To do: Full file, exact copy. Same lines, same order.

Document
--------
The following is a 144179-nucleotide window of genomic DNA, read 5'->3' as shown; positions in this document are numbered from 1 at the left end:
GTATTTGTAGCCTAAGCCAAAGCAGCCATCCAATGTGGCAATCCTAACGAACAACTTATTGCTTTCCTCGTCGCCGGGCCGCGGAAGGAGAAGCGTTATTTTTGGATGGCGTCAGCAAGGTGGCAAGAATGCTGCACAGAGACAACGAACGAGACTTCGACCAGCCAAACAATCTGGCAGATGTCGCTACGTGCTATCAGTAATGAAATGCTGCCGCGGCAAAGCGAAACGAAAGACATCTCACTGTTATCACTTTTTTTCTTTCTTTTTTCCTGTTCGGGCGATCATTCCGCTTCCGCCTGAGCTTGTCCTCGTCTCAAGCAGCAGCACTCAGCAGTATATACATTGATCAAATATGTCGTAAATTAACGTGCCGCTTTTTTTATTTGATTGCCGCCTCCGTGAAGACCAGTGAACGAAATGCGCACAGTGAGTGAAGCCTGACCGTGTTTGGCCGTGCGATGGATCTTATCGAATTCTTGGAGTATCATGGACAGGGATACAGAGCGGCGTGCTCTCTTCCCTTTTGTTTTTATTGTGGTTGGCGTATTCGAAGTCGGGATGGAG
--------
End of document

The following is a 144179-nucleotide window of genomic DNA, read 5'->3' as shown; positions in this document are numbered from 1 at the left end:
GTATTTGTAGCCTAAGCCAAAGCAGCCATCCAATGTGGCAATCCTAACGAACAACTTATTGCTTTCCTCGTCGCCGGGCCGCGGAAGGAGAAGCGTTATTTTTGGATGGCGTCAGCAAGGTGGCAAGAATGCTGCACAGAGACAACGAACGAGACTTCGACCAGCCAAACAATCTGGCAGATGTCGCTACGTGCTATCAGTAATGAAATGCTGCCGCGGCAAAGCGAAACGAAAGACATCTCACTGTTATCACTTTTTTTCTTTCTTTTTTCCTGTTCGGGCGATCATTCCGCTTCCGCCTGAGCTTGTCCTCGTCTCAAGCAGCAGCACTCAGCAGTATATACATTGATCAAATATGTCGTAAATTAACGTGCCGCTTTTTTTATTTGATTGCCGCCTCCGTGAAGACCAGTGAACGAAATGCGCACAGTGAGTGAAGCCTGACCGTGTTTGGCCGTGCGATGGATCTTATCGAATTCTTGGAGTATCATGGACAGGGATACAGAGCGGCGTGCTCTCTTCCCTTTTGTTTTTATTGTGGTTGGCGTATTCGAAGTCGGGATGGAG